ARCHAEOLOGISTS have uncovered a medieval burial site in Cambridge that has been described as the “find of the century” by experts.
The site was discovered when Kings College Cambridge demolished old student accommodation in the west of the southern English city, revealing an “extensive” medieval burial site beneath the foundations.
Archaeologists have described the site as “one of the most exciting finds of Anglo-Saxon archaeology since the 19th century” according to The Guardian, with sixty bodies and over 200 items excavated.
The items include swords, bronze brooches, ceramic flasks, necklaces, and other pieces that will give archaeologists a further insight into the lives – and death rituals – of post-Roman Britons. The site has been dated to between 400 and 450 AD, the early Anglo-Saxon period of British history.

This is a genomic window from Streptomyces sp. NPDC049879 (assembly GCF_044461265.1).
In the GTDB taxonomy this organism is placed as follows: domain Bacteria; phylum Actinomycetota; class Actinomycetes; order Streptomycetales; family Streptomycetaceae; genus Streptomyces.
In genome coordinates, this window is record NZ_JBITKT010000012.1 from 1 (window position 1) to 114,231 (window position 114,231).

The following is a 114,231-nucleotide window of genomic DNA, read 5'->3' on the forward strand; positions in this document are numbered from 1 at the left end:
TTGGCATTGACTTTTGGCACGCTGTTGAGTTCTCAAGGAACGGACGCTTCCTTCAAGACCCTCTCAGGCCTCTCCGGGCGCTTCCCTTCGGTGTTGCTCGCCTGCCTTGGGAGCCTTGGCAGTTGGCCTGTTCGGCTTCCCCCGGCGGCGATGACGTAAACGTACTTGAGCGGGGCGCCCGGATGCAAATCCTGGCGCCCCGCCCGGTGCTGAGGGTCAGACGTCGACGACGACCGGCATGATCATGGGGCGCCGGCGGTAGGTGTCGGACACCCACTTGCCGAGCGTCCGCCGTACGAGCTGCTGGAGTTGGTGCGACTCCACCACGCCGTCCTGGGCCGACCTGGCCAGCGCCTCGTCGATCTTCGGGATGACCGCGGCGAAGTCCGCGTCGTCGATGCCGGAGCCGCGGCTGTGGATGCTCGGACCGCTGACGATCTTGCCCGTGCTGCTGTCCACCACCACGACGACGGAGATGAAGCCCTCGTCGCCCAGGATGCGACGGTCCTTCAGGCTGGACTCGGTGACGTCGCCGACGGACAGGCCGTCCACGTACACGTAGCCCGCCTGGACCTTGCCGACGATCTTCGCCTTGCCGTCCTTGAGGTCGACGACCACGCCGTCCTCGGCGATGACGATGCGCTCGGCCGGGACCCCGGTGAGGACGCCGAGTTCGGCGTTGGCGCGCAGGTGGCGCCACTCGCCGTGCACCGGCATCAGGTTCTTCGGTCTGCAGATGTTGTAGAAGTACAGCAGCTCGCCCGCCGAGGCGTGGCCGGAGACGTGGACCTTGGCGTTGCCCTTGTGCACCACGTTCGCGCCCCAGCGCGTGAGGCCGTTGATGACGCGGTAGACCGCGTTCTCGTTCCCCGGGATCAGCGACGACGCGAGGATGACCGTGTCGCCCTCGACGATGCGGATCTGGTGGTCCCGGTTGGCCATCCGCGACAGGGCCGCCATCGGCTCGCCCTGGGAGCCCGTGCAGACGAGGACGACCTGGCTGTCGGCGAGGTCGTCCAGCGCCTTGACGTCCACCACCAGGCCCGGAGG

Due to the preservative nature of alkaline soil, the bodies are reportedly well preserved as well offering experts valuable research material. High-tech scientific techniques will be used to study the bodies to reveal their diets, migrations, and family relations many centuries after their death.
Interestingly, researchers say that burial sites from this period are often located very near to Ancient Roman graveyards. This suggests that the medieval inhabitants of Cambridge retained a degree of connection to their cultural predecessors.
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